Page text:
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Segal, H. (1988). Sweating it out. Psychoanal. St. Child, 43:167-175.

(1988). Psychoanalytic Study of the Child, 43:167-175

Sweating it out

Hanna Segal, M.D.

I HAVE ENTITLED MY PAPER "SWEATING IT OUT" BECAUSE THIS PATIENT had had as one of his symptoms profuse and offensively smelling sweating—really smelling of fear—and the last few months of the analysis he again sweated a few times on the couch. And those last months one could say he was really "sweating it out." Freud once observed that at the end of the analysis patients sometimes revert temporarily to the early symptoms. This has not been frequently my experience. More often—and this was markedly the case with that patient—old themes are taken up. Anxieties are reawakened, defenses of the past remobilized in sessions, but not necessarily resulting in the reappearance of symptoms; as in this patient, termination was a time of working through, sweating it out, at times with a great deal of pain. What he had to work through was the final facing of separateness and separation with all the attendant anxieties and depression. The patient had always been exceedingly sensitive to separation. In the early years of his analysis he was regularly physically ill before or during holidays.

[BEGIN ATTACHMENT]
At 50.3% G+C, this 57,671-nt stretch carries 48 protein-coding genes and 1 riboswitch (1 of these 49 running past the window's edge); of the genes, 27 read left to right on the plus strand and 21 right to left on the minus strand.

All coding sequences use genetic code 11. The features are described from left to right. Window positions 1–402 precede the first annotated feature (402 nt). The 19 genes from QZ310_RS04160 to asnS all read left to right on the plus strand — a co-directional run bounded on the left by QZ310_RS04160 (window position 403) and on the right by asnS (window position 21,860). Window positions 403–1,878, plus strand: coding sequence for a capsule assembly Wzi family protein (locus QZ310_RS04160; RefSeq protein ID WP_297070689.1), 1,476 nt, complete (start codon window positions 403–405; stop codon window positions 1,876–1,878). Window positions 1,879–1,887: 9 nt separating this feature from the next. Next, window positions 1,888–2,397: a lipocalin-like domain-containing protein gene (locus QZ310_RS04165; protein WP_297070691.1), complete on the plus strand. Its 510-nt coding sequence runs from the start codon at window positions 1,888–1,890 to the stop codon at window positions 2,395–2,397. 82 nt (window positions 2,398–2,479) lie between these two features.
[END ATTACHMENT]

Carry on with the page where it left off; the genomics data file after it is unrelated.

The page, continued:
He was virtually symptom free over several years. When he started, his sexual life was in a mess. He was very perverse, mostly in fantasy, but also in acting out. He was, in turn, grandiose and feeling disintegrated by anxiety, occasionally transitorily hallucinating. In previously describing this patient, I emphasized his pathological and excessive use of projective identification and identified the moment when he came out of it, which was one of the turning points of his analysis. He is now very happily married with a family of two children, very successful in his profession, a very gifted and respected physicist.

He remained a fairly anxious person and is still inhibited in reading and writing, though in the last few years he started writing papers. (As a child he was so inhibited intellectually that he was discouraged from

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Training and supervising analyst, British Psychoanalytical Institute, London.

Read at a symposium on "Clinical Perspectives on Termination," Western New England Psychoanalytic Society, October 25, 1986.

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